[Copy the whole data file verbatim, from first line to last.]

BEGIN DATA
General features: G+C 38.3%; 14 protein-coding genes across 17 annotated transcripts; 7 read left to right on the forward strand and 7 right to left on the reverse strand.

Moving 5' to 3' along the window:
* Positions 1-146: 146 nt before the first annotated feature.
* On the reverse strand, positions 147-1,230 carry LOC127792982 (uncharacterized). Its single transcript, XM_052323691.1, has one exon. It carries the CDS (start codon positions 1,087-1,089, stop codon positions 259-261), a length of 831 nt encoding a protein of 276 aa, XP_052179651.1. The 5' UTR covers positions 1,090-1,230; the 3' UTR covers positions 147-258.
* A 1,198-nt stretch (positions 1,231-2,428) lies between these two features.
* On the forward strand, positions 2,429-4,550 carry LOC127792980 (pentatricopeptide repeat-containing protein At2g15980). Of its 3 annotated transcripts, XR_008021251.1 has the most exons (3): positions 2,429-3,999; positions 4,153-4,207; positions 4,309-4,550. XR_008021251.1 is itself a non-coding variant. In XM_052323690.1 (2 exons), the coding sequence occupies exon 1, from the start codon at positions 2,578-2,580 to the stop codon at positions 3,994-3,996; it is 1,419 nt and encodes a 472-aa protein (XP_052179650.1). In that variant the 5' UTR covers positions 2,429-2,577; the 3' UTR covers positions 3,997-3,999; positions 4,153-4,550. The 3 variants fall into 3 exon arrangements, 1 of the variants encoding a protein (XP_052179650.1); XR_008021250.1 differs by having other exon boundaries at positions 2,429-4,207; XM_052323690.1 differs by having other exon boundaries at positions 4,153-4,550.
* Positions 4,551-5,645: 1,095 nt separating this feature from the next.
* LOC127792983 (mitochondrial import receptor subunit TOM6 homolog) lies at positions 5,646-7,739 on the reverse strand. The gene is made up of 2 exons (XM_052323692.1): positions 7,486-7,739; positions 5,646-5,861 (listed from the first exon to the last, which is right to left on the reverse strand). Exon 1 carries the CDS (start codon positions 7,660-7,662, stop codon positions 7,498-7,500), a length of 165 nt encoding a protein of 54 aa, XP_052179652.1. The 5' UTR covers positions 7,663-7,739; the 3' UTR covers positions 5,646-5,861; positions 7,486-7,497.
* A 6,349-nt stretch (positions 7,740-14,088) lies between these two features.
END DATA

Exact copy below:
General features: G+C 38.3%; 14 protein-coding genes across 17 annotated transcripts; 7 read left to right on the forward strand and 7 right to left on the reverse strand.

Moving 5' to 3' along the window:
* Positions 1-146: 146 nt before the first annotated feature.
* On the reverse strand, positions 147-1,230 carry LOC127792982 (uncharacterized). Its single transcript, XM_052323691.1, has one exon. It carries the CDS (start codon positions 1,087-1,089, stop codon positions 259-261), a length of 831 nt encoding a protein of 276 aa, XP_052179651.1. The 5' UTR covers positions 1,090-1,230; the 3' UTR covers positions 147-258.
* A 1,198-nt stretch (positions 1,231-2,428) lies between these two features.
* On the forward strand, positions 2,429-4,550 carry LOC127792980 (pentatricopeptide repeat-containing protein At2g15980). Of its 3 annotated transcripts, XR_008021251.1 has the most exons (3): positions 2,429-3,999; positions 4,153-4,207; positions 4,309-4,550. XR_008021251.1 is itself a non-coding variant. In XM_052323690.1 (2 exons), the coding sequence occupies exon 1, from the start codon at positions 2,578-2,580 to the stop codon at positions 3,994-3,996; it is 1,419 nt and encodes a 472-aa protein (XP_052179650.1). In that variant the 5' UTR covers positions 2,429-2,577; the 3' UTR covers positions 3,997-3,999; positions 4,153-4,550. The 3 variants fall into 3 exon arrangements, 1 of the variants encoding a protein (XP_052179650.1); XR_008021250.1 differs by having other exon boundaries at positions 2,429-4,207; XM_052323690.1 differs by having other exon boundaries at positions 4,153-4,550.
* Positions 4,551-5,645: 1,095 nt separating this feature from the next.
* LOC127792983 (mitochondrial import receptor subunit TOM6 homolog) lies at positions 5,646-7,739 on the reverse strand. The gene is made up of 2 exons (XM_052323692.1): positions 7,486-7,739; positions 5,646-5,861 (listed from the first exon to the last, which is right to left on the reverse strand). Exon 1 carries the CDS (start codon positions 7,660-7,662, stop codon positions 7,498-7,500), a length of 165 nt encoding a protein of 54 aa, XP_052179652.1. The 5' UTR covers positions 7,663-7,739; the 3' UTR covers positions 5,646-5,861; positions 7,486-7,497.
* A 6,349-nt stretch (positions 7,740-14,088) lies between these two features.